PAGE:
7. Learn to forgive. – Harboring feelings of hatred is horrible for your well-being.  You see, your mind doesn’t know the difference between past and present emotion.  When you ‘hate’ someone, and you’re continuously thinking about it, those negative emotions are eating away at your immune system.  You put yourself in a state of suckerism (technical term) and it stays with you throughout your day.
  8. Increase flow experiences. – Flow is a state in which it feels like time stands still.  It’s when you’re so focused on what you’re doing that you become one with the task.  Action and awareness are merged.  You’re not hungry, sleepy, or emotional.  You’re just completely engaged in the activity that you’re doing.  Nothing is distracting you or competing for your focus.
  9. Savor life’s joys. – Deep happiness cannot exist without slowing down to enjoy the joy.  It’s easy in a world of wild stimuli and omnipresent movement to forget to embrace life’s enjoyable experiences.  When we neglect to appreciate, we rob the moment of its magic.  It’s the simple things in life that can be the most rewarding if we remember to fully experience them.
  10. Commit to your goals. – Being wholeheartedly dedicated to doing something comes fully-equipped with an ineffable force.  Magical things start happening when we commit ourselves to doing whatever it takes to get somewhere.  When you’re fully committed to doing something, you have no choice but to do that thing.  Counter-intuitively, having no option – where you can’t change your mind – subconsciously makes humans happier because they know part of their purpose.
  11. Practice spirituality. – When we practice spirituality or religion, we recognize that life is bigger than us.  We surrender the silly idea that we are the mightiest thing ever.  It enables us to connect to the source of all creation and embrace a connectedness with everything that exists.  Some of the most accomplished people I know feel that they’re here doing work they’re “called to do.”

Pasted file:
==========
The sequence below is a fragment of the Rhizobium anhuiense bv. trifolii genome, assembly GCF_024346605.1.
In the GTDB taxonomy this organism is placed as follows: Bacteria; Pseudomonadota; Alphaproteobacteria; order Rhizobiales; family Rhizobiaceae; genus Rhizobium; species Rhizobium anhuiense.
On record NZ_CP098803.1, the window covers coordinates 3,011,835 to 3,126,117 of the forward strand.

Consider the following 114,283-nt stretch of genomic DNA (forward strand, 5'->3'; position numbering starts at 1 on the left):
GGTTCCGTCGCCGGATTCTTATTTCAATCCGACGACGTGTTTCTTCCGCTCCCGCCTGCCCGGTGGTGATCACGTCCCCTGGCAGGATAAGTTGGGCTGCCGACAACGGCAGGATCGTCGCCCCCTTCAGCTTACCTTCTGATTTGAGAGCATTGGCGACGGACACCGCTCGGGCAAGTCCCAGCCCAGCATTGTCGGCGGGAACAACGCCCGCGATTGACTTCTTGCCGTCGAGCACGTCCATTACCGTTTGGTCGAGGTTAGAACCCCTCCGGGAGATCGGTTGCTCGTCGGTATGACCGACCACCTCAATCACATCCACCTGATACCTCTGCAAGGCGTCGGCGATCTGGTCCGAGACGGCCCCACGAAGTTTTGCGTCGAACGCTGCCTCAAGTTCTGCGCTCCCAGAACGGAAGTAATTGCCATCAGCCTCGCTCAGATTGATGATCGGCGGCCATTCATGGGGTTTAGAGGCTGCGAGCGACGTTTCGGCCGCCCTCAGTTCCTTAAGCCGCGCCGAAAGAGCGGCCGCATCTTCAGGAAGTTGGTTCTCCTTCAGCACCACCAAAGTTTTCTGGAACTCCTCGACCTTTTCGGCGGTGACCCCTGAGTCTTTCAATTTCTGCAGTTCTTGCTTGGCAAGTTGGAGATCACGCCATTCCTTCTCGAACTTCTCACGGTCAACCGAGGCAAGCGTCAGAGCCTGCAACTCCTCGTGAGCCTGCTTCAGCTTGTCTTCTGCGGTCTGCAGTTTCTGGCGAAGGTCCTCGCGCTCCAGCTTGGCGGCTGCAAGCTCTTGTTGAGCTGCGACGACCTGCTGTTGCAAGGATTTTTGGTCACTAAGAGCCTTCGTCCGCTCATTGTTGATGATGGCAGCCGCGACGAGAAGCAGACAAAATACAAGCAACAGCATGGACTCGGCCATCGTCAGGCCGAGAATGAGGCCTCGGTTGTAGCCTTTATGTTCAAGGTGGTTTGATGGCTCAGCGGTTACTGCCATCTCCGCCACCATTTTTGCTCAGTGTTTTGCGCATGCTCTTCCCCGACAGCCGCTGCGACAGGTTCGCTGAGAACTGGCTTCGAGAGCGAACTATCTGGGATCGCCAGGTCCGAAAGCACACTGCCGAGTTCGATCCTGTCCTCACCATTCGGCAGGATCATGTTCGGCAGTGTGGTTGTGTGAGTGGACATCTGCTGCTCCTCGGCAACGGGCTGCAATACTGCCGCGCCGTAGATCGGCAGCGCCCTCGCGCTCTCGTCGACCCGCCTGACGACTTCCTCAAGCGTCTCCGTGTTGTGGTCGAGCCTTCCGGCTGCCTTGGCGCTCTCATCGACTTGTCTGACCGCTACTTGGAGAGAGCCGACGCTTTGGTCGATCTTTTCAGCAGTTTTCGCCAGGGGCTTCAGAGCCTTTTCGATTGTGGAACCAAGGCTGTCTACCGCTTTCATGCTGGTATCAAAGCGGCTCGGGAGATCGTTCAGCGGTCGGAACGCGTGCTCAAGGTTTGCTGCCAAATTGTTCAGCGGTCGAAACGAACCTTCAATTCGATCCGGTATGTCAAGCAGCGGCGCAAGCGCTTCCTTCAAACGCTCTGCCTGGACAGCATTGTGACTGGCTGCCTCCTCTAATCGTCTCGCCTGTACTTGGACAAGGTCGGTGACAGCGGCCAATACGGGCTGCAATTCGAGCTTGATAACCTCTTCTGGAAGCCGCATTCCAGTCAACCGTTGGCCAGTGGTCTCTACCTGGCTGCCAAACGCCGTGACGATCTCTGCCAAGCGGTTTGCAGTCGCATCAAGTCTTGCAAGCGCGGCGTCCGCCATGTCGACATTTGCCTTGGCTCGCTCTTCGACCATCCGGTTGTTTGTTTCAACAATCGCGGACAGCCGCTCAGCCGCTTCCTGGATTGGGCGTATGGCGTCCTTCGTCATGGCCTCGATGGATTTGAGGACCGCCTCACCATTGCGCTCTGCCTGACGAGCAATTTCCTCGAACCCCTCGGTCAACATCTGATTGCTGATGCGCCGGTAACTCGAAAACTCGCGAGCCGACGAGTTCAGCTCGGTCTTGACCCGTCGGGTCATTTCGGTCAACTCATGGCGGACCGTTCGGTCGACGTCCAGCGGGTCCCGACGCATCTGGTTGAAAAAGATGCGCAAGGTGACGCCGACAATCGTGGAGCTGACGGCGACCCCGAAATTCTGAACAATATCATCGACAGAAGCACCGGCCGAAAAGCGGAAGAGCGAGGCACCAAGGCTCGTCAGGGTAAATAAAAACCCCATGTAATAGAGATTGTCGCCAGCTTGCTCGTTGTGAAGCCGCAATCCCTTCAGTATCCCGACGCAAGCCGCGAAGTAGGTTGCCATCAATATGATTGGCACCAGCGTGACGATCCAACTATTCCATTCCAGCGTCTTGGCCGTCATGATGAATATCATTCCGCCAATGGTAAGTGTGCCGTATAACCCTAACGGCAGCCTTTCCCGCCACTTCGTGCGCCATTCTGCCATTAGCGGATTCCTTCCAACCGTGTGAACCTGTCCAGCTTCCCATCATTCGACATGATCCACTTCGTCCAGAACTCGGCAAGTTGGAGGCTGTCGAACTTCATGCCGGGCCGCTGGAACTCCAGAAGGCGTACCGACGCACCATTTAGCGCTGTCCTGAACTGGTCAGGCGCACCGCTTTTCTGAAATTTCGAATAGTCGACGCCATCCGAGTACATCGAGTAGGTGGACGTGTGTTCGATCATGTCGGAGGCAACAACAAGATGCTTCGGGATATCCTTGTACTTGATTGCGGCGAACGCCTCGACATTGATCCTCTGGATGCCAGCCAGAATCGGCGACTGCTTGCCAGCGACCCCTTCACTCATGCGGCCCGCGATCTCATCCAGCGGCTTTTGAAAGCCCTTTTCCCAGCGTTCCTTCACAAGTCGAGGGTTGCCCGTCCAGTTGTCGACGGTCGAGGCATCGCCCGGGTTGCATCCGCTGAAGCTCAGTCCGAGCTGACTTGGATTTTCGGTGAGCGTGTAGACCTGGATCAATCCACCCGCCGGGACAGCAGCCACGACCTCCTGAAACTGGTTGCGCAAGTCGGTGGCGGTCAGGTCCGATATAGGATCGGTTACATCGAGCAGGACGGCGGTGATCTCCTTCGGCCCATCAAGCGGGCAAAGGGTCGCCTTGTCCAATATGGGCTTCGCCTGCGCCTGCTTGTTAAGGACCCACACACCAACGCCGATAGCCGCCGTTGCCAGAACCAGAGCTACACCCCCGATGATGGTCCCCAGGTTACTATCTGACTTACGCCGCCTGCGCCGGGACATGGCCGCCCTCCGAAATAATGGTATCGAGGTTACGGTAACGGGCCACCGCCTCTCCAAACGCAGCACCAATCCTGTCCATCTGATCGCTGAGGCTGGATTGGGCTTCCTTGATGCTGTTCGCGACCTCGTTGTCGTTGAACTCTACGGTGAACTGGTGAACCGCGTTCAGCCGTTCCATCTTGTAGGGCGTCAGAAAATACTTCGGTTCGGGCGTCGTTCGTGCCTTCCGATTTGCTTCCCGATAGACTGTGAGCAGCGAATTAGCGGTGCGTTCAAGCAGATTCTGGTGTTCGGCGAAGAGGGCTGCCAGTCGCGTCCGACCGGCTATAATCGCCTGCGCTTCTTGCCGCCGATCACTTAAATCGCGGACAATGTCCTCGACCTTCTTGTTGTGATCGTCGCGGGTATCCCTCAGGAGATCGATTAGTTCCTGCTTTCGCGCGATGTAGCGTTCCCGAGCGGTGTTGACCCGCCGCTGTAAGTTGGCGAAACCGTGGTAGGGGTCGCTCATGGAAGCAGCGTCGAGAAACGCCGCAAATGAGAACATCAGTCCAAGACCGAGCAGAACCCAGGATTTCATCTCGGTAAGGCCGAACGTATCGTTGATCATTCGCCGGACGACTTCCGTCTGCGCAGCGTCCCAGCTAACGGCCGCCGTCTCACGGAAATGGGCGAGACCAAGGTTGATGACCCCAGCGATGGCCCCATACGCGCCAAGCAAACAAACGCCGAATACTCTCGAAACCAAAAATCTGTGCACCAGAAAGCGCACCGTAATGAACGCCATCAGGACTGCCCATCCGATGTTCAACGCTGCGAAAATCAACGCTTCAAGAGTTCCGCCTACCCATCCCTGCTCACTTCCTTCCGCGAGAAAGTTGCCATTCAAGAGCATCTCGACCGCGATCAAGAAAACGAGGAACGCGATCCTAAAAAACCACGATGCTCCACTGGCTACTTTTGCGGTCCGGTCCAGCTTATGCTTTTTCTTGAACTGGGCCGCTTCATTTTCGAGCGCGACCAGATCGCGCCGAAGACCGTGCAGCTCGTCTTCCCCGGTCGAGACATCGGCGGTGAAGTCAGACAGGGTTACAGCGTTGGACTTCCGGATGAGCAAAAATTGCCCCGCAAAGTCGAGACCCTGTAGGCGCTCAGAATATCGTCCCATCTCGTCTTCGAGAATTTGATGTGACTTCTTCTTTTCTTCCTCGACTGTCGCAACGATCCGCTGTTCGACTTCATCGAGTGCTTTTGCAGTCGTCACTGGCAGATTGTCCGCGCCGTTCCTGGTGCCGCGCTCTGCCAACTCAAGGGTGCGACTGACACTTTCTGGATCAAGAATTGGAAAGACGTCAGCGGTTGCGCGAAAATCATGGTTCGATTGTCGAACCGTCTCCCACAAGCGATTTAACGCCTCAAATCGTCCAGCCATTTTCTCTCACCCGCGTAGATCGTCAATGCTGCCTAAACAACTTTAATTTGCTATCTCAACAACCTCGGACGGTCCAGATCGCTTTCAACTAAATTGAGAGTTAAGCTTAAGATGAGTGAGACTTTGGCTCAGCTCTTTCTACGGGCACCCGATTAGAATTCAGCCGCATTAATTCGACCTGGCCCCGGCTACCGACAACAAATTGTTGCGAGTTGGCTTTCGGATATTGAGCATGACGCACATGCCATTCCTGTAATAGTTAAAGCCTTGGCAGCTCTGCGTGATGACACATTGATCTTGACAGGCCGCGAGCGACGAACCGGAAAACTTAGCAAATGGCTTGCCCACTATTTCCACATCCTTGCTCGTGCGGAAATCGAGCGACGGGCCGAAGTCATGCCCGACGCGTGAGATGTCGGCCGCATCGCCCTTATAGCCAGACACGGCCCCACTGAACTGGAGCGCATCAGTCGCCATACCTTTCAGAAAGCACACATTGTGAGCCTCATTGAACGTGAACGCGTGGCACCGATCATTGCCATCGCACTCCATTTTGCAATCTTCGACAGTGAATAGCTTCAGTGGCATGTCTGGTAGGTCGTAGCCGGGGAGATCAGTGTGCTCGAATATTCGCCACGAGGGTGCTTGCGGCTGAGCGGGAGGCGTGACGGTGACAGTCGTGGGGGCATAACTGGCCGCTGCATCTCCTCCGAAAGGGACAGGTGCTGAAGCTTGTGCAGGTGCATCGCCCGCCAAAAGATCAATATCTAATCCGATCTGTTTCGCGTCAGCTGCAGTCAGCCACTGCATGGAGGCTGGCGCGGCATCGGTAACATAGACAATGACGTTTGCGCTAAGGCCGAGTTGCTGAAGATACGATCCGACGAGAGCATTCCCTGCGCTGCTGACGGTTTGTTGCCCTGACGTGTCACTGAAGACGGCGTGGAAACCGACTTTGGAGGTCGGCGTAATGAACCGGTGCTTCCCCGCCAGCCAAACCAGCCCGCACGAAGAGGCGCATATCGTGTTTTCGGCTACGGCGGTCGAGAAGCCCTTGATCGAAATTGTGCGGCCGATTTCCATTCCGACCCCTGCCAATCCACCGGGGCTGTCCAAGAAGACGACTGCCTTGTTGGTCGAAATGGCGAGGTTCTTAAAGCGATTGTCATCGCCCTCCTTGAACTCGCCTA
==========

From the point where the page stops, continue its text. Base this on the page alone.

12. Take care of your body. – Taking care of your body is crucial to being the happiest person you can be.  If you don’t have your physical energy in good shape, then your mental energy (your focus), your emotional energy (your feelings), and your spiritual energy (your purpose) will all be negatively affected.  Did you know that studies conducted on people who were clinically depressed showed that consistent exercise raises happiness levels just as much as Zoloft?  Not only that, but here’s the double whammy… Six months later, the people who participated in exercise were less likely to relapse because they had a higher sense of self-accomplishment and self-worth.

 

Coffee Reads of the Week – never say a word

Some of the articles I enjoyed reading over the net are worth sharing, too. Check out my weekly posts via the Coffee Reads series. I’ve got my google reader to back me up so do also check out my shared reads. Enjoy!

science: Mind Wandering May Lead to a Bad Mood by Jeremy Hsu
For the sake of your own happiness, don’t let your mind wander while reading this article. Setting the mind adrift from the here and now may lead to a worse mood regardless of whether the daydreams or thoughts are pleasant ones, researchers say.

relationships: 10 Things No One Tells You About Marriage by Diane Oatis
Five, 10, 15 years ago, it was all white lace and promises. You were young, dewy—and a little bit dumb. Who knew about all the things you would find out later? Since I’ve been married for 20 years, I’ve been elected to dig up some of the truths about married life. I had some ideas of my own, but I also polled a bunch of my long-married friends. They told me that over the years, their eyes had been opened—and it has not always been pleasant.

dating & relationships: What one’s favorite color signifies by Barrie Dolnick